Founded by Garth Paine and Sabine Feisst in 2015, the Acoustic Ecology Lab at Arizona State University (AELab@ASU) is a forum for interdisciplinary collaboration to examine sonic environments through intersections between the arts, sciences, humanities and new technologies.
AELab brings together faculty and students from Arts, Media, and Engineering, the School of Music, the School of International Letters and Cultures, the Institute for Humanities Research, the Global Institute of Sustainability, the School of Life Sciences, the Center for Biodiversity Outcomes, and the Biomimicry Center.
Capitalizing on the power and beauty of environmental sound, AELab explores sonic environments through new ways of listening to the land, innovative field recording technologies, interactive sound archives and maps, long-term monitoring and analysis of sonic environments, creative placemaking (musical concerts, audio-visual installations, virtual reality experiences, and sonic story telling), community engagement, and redesign of industrial and urban sound sources impacting livability and wellbeing of human and non-human species.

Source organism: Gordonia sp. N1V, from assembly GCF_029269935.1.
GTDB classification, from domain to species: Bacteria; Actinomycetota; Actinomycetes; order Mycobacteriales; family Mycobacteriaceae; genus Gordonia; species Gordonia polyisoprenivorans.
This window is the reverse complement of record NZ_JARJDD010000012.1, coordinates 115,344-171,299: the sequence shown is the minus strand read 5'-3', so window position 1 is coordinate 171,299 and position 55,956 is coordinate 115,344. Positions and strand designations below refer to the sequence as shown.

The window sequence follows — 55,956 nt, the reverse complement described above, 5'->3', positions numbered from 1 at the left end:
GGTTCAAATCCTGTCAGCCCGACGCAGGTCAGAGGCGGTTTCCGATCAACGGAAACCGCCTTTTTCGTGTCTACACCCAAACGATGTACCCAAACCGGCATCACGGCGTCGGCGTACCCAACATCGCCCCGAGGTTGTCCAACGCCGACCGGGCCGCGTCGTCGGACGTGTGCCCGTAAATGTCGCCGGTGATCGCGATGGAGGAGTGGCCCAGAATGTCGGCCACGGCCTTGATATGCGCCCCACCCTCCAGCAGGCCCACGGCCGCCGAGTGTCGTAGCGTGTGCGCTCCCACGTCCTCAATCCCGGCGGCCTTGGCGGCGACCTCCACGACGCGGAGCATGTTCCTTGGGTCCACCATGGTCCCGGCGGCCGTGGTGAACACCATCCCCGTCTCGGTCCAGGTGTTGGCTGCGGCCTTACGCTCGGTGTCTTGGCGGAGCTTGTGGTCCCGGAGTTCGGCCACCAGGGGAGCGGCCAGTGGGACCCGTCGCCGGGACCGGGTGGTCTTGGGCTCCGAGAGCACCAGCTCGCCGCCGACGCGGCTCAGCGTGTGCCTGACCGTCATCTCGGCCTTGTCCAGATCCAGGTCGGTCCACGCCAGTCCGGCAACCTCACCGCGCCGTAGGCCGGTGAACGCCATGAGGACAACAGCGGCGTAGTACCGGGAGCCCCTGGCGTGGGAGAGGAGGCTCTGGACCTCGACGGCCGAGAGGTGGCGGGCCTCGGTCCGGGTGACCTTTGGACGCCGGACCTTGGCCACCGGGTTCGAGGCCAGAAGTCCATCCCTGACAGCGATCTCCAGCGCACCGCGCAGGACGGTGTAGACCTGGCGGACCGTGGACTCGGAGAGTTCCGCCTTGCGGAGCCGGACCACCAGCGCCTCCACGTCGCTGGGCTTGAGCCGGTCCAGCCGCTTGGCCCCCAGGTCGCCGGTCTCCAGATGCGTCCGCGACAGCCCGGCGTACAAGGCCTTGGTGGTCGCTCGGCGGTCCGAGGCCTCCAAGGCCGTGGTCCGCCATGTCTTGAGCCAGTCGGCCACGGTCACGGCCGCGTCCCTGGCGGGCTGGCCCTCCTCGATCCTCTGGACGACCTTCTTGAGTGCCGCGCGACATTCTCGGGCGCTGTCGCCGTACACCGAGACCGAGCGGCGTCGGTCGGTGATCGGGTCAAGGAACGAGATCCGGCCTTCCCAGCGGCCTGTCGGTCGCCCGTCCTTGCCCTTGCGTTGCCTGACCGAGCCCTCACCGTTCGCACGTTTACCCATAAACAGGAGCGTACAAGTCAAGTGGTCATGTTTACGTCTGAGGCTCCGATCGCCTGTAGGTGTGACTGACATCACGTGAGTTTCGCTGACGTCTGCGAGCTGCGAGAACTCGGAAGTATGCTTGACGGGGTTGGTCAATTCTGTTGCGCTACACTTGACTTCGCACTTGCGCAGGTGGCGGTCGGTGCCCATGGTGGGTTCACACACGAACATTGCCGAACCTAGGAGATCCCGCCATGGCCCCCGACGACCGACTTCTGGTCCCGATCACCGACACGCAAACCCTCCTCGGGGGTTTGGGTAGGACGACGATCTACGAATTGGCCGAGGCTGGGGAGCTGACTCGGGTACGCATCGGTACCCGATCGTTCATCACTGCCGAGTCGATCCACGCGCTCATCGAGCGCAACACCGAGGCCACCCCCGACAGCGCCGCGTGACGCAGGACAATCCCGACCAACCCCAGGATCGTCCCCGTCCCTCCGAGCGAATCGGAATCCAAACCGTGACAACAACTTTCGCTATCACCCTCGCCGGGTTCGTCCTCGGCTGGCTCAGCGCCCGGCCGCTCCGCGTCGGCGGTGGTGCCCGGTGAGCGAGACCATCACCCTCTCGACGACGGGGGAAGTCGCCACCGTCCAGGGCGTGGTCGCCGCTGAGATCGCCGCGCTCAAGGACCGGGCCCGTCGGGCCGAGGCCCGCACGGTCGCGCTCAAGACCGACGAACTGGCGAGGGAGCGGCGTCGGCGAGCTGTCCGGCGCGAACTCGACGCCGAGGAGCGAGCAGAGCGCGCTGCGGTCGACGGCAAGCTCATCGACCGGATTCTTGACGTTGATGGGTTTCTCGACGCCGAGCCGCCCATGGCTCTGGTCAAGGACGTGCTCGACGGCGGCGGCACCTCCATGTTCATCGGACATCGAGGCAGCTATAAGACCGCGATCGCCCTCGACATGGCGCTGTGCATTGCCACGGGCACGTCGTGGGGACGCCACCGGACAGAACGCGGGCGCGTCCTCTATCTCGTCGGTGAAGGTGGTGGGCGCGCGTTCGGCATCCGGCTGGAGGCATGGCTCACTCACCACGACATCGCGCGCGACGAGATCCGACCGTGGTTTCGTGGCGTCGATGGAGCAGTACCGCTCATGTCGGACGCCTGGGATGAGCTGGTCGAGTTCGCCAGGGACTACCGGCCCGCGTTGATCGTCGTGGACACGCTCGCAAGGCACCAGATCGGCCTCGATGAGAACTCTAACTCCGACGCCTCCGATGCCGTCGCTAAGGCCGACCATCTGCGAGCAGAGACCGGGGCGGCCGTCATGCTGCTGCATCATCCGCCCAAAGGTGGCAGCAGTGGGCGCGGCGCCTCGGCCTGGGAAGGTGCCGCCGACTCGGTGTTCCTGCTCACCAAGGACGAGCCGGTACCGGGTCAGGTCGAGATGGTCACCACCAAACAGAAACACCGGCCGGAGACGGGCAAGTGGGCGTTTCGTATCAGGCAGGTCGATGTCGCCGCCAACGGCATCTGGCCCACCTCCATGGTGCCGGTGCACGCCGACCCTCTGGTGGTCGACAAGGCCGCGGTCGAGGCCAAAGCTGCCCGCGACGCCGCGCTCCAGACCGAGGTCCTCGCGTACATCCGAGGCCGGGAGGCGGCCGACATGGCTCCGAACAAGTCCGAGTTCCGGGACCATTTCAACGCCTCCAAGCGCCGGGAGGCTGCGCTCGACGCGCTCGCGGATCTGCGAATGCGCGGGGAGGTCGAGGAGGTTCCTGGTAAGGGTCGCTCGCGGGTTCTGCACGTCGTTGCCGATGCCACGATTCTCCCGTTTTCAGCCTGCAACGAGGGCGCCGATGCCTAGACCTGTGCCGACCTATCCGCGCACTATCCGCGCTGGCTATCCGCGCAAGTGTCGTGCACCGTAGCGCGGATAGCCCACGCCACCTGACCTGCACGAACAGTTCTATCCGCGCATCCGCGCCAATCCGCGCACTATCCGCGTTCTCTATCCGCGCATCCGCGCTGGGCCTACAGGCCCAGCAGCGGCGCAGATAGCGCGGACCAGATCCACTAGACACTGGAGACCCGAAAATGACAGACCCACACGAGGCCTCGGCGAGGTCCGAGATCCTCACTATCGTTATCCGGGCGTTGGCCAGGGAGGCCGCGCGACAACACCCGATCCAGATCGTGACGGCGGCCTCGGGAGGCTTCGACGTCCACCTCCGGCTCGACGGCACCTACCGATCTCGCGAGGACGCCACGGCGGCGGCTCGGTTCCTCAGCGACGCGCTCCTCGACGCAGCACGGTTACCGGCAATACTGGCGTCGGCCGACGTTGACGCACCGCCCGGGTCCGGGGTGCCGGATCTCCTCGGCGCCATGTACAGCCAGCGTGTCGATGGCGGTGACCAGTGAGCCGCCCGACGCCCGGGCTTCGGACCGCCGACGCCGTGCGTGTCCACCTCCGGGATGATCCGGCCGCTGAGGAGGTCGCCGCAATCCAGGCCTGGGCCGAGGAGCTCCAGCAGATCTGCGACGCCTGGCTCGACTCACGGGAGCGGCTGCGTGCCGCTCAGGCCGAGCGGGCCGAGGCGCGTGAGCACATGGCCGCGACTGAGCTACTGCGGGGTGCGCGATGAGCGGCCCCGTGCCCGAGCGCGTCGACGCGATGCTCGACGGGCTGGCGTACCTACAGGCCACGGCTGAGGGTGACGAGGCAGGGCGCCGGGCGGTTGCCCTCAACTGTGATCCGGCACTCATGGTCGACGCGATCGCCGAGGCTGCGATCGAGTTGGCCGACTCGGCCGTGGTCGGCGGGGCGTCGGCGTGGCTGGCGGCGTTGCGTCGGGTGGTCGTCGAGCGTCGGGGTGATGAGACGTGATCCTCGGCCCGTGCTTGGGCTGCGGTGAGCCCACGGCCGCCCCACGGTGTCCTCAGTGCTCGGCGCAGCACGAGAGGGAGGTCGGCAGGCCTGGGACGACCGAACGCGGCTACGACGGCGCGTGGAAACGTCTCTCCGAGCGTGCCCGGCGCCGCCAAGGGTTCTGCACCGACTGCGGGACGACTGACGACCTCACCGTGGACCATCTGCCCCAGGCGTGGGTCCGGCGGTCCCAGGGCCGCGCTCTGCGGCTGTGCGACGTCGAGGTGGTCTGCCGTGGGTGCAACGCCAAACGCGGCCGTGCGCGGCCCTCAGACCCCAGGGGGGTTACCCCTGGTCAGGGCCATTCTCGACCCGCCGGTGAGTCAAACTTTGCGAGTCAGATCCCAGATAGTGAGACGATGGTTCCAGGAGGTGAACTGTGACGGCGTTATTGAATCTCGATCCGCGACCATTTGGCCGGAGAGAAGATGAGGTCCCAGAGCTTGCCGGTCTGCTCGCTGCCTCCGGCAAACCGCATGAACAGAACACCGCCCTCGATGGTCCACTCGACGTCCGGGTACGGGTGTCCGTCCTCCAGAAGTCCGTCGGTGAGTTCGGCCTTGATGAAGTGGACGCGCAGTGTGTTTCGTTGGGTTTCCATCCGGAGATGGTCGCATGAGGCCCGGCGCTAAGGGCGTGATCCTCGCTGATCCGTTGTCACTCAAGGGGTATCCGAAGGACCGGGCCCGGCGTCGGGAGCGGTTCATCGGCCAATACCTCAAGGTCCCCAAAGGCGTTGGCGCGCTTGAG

SOUND AS A POWERFUL INDICATOR OF ENVIRONMENTAL DEGRADATION
Sound is a critical environmental signifier. Environmental listening serves as a tool to advance environmental literacy and bioregional knowledge. Changes in the environment are often heard before they can be seen. Thus sound is a powerful indicator of environmental degradation and an eminently effective tool in the development of more sustainable ecosystems. Environmental sound, in both unmediated and creatively processed form, has touched audiences near and far throughout the ages. In the face of unprecedented environmental challenges, AELab aims at using sound to advance environmental awareness and stewardship whilst providing critical tools for deeper consideration of sound in urban and industrial design.
Following ASU’s mission to promote social embeddedness, AELab seeks to build large and diverse communities of listeners and emphasizes community engagement through listening and field recording workshops and community art projects in parks and nature preserves throughout the American Southwest (McDowell-Sonoran Preserve, Beaver Creek Experimental Watershed, Death Valley National Park, Jornada Experimental Range, Joshua Tree National Park, Mojave National Preserve, Organ Pipe Cactus National Monument, Sequoia and Kings Canyon National Park). Beyond that AELab also seeks to engage global communities, including mobility-impaired audiences unable to experience the sounds of the American Southwest in person, through a publicly accessible listening database, sound maps and virtual reality experiences (EcoRift).